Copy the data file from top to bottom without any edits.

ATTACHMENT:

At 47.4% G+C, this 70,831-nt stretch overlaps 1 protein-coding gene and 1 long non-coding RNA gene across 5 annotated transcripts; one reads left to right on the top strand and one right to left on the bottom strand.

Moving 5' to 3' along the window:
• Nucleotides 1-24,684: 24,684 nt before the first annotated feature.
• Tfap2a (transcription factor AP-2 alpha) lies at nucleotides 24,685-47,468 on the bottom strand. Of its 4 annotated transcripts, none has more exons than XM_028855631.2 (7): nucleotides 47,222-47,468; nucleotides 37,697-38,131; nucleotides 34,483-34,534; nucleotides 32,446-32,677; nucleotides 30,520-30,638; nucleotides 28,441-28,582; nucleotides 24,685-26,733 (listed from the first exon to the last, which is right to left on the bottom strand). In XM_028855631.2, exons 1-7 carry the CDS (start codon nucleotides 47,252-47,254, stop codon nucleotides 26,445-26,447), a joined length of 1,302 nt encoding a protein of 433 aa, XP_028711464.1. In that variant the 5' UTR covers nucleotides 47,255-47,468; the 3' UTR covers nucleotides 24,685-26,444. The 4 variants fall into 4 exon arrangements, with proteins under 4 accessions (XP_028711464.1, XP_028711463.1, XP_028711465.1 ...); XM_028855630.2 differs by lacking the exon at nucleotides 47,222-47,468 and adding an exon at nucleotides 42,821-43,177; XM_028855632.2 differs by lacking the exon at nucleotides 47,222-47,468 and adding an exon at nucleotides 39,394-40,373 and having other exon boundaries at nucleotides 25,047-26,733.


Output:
At 47.4% G+C, this 70,831-nt stretch overlaps 1 protein-coding gene and 1 long non-coding RNA gene across 5 annotated transcripts; one reads left to right on the top strand and one right to left on the bottom strand.

Moving 5' to 3' along the window:
• Nucleotides 1-24,684: 24,684 nt before the first annotated feature.
• Tfap2a (transcription factor AP-2 alpha) lies at nucleotides 24,685-47,468 on the bottom strand. Of its 4 annotated transcripts, none has more exons than XM_028855631.2 (7): nucleotides 47,222-47,468; nucleotides 37,697-38,131; nucleotides 34,483-34,534; nucleotides 32,446-32,677; nucleotides 30,520-30,638; nucleotides 28,441-28,582; nucleotides 24,685-26,733 (listed from the first exon to the last, which is right to left on the bottom strand). In XM_028855631.2, exons 1-7 carry the CDS (start codon nucleotides 47,252-47,254, stop codon nucleotides 26,445-26,447), a joined length of 1,302 nt encoding a protein of 433 aa, XP_028711464.1. In that variant the 5' UTR covers nucleotides 47,255-47,468; the 3' UTR covers nucleotides 24,685-26,444. The 4 variants fall into 4 exon arrangements, with proteins under 4 accessions (XP_028711464.1, XP_028711463.1, XP_028711465.1 ...); XM_028855630.2 differs by lacking the exon at nucleotides 47,222-47,468 and adding an exon at nucleotides 42,821-43,177; XM_028855632.2 differs by lacking the exon at nucleotides 47,222-47,468 and adding an exon at nucleotides 39,394-40,373 and having other exon boundaries at nucleotides 25,047-26,733.